I’m heading off to NYC today for Page Turner, the Asian American Writers Workshop Festival, and one of the things that has stumped me as a newbie author is “what do people wear to these things?” I never thought about this much until recently, when I had a number of book events to do. Even more alarming were the requests for author pictures to go with interviews. It was then that I realized that there’s a big difference between clothes that feel comfy (like sweats) and clothes that, um, photograph well.
Now, I must confess that before I became a stay-at-home-mum I did have another sort of wardrobe. This consisted of corporate-looking suits and their accoutrements. In fact, a leather briefcase was the first thing I bought after I graduated from university and got a real job. In a burst of enthusiasm, I rushed out and got one to signify that I was now one of the teeming, employed masses. In fact, when I was telling my mum that my publisher needed an author photo, the first thing she suggested was “why don’t you wear a nice suit?” I was only able to dodge this by pointing out that the few old suits I had left were boxy-shouldered and made me look like a prosecutor from the 2001 season of Law & Order (we’re talking Sam Waterston here, not Angie Harmon).
And then if I went further back in time, there was my college wardrobe from the 1990s. If anyone has forgotten what was “in” during the ’90s in Cambridge, Massachusetts, it was flannel shirts and Birkenstocks worn with socks. Now when I look at old photos, I experience this sense of horror. What was I thinking, wearing those flannel sacks and even green corduroy pants when I was still relatively slim at the time? And everybody had floppy “Friends” hairdos, except for me. I just had a bad case of puffy hair that lasted a decade.
I was explaining this to one of my fashionable friends, when she said “So what did you wear in high school?”
“Uniforms!” I said. This was perhaps the crux of the matter. Growing up in Asia and Europe, I wore school uniforms for most of my formative years. Actually, I think it’s quite a good idea. You never have to worry about what to wear, or whether it’s appropriate.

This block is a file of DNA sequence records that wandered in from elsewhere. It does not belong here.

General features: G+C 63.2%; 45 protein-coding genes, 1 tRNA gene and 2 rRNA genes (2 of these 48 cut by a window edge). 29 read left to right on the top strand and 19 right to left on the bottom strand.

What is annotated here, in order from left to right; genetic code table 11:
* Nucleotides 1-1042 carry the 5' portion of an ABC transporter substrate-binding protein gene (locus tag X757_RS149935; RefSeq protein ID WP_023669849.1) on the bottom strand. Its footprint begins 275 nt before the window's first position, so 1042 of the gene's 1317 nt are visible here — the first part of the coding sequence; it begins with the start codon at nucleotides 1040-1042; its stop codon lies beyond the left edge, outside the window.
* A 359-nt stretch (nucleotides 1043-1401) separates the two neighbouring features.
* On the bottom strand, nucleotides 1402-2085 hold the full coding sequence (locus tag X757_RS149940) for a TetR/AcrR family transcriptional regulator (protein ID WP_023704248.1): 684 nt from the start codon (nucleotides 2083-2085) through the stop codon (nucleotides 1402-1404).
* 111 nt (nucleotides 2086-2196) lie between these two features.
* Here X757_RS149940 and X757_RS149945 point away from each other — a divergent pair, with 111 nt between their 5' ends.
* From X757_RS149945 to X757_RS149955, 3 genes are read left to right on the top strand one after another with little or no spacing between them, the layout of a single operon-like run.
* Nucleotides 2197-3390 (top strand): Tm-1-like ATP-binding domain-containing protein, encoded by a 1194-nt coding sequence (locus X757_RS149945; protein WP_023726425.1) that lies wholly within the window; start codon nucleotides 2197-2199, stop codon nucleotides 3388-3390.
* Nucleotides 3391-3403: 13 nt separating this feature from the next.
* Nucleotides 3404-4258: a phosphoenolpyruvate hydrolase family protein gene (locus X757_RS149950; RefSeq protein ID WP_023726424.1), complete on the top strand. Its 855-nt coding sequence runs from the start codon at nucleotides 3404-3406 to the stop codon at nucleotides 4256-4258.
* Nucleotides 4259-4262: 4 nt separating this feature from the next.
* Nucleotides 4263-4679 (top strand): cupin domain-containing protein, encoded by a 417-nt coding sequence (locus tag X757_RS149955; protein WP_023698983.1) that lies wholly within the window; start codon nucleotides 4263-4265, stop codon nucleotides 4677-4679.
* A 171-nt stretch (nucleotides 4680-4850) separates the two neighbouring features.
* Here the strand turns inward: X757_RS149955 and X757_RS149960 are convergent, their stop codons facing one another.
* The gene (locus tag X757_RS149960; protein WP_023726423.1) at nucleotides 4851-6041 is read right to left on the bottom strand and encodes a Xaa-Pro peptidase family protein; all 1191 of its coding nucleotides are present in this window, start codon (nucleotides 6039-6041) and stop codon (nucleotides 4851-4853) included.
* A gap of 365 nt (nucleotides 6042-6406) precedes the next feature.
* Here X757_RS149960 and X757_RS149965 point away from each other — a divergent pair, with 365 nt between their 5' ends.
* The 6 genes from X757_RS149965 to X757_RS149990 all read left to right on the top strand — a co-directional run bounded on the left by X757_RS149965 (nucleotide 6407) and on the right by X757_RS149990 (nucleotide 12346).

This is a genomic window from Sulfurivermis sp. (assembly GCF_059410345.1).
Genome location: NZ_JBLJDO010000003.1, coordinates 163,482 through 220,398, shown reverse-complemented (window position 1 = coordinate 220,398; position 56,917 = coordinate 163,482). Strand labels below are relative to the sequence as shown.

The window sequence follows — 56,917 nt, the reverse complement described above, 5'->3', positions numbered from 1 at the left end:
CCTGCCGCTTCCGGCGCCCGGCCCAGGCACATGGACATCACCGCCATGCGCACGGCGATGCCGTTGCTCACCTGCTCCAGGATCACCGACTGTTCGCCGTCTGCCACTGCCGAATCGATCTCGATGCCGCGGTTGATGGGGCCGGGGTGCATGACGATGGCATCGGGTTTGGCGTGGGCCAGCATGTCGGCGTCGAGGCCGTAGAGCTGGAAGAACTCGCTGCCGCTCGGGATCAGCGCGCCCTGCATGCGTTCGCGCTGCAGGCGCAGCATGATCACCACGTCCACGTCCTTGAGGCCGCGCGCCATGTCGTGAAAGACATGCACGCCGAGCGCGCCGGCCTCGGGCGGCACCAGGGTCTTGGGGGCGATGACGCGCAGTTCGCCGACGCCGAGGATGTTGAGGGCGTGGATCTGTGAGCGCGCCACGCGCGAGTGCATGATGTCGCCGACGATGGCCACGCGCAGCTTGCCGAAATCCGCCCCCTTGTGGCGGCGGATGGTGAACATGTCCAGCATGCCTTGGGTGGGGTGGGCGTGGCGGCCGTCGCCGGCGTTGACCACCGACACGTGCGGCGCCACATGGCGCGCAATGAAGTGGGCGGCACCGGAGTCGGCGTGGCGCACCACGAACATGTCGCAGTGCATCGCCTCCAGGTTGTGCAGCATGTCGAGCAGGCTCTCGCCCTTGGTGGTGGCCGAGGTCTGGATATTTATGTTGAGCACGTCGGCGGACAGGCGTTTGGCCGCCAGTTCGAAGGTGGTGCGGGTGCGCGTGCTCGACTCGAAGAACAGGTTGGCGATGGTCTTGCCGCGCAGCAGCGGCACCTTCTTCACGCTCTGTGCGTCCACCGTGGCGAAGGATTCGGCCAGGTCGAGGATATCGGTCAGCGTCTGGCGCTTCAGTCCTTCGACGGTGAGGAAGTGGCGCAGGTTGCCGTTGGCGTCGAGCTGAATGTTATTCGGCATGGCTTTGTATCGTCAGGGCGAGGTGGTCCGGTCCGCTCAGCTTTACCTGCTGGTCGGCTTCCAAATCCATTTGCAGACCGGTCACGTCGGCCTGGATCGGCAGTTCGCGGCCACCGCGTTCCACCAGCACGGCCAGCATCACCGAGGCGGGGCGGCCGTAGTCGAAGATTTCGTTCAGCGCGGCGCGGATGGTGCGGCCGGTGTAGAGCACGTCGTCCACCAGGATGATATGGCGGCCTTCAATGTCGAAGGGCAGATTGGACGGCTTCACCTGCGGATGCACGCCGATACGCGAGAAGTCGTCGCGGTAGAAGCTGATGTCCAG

Which brings us back to what do authors wear for public occasions? A quick perusal of some of my favourite writers, like Jhumpa Lahiri and Jo Nesbø, simply revealed that some people are so good looking that it doesn’t matter what they wear. Unfortunately, that’s not my problem.
The other thing I discovered from years of house-wifery is that I don’t like to wear uncomfortable clothes. After all, if you have to squeeze under furniture to retrieve bits of Lego and Playmobil for your children, you might as well make sure you’re not splitting a seam. This means my wardrobe has been in large part taken over by yoga pants. I’m not joking. The few meager shelves that house my clothes are mostly occupied by stretchy, fleece-like apparel.
“Is it even a little bit cute?” I asked my husband, anxiously.
“It’s not baaa-d”, he said kindly. “But you can’t go and sign books like that.”
Of course, he was absolutely right. Nobody wants to see an escapee from a Wallace & Gromit movie. Not even me (I want to see Jo Nesbø). So I did a personal “know thyself” fashion reckoning:
- Don’t wear horizontal stripes all the time. I have a penchant for striped tops, probably a carryover from early Sesame Street fashion influences Earnie and Bert. But I realize, reluctantly, that it’s not the most flattering silhouette.
- Wear clothing that’s comfortable, yet professional. This means tailored jeans for me and a nice blouse.
- Go out and actually buy a nice blouse. Yes. I had to force myself to go to the mall and look for clothes. This is very difficult because the clothes that you are trying desperately to buy are extremely wily when they know you are hunting them down, and tend to be suddenly “out of stock”.
- Don’t leave this until the day before you depart for a literary festival in NY.
If you’re in NYC or Brooklyn on Saturday, October 5th 2013, I’ll be at Page Turner, the Asian American Writers Workshop literary festival, speaking at 6pm on a panel with novelists Justin Torres and Porochista Khakpour. I’m told there will be street food and make-your-own-dumplings. And if you come, you can find out whether or not I managed to give up my beloved Dansko clogs!
Photo credits: Allen Ginsberg – http://www.obit-mag.com/articles/allen-ginsberg-a-poetic-life. Jhumpa Lahiri – Elena Seibert. All other photos linked back to sources.
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What do you like to wear?
34 responses to “So What Do Authors Wear, Anyway?”
Fun blog, Yangsze. Enjoy your time in NYC!
The Ginseng Conspiracy coming 1/14
Thanks, Susan! 🙂
Thank you for writing about this! I am going to be attending World Fantasy Con next month and have been wracking my brain trying to figure out what to wear so that I look “authorial” 😉
I’m off to buy some tailored jeans and a nice blouse!
Ha ha! World Fantasy Con sounds really exciting (and probably gives you a lot more leeway in what you wear…)!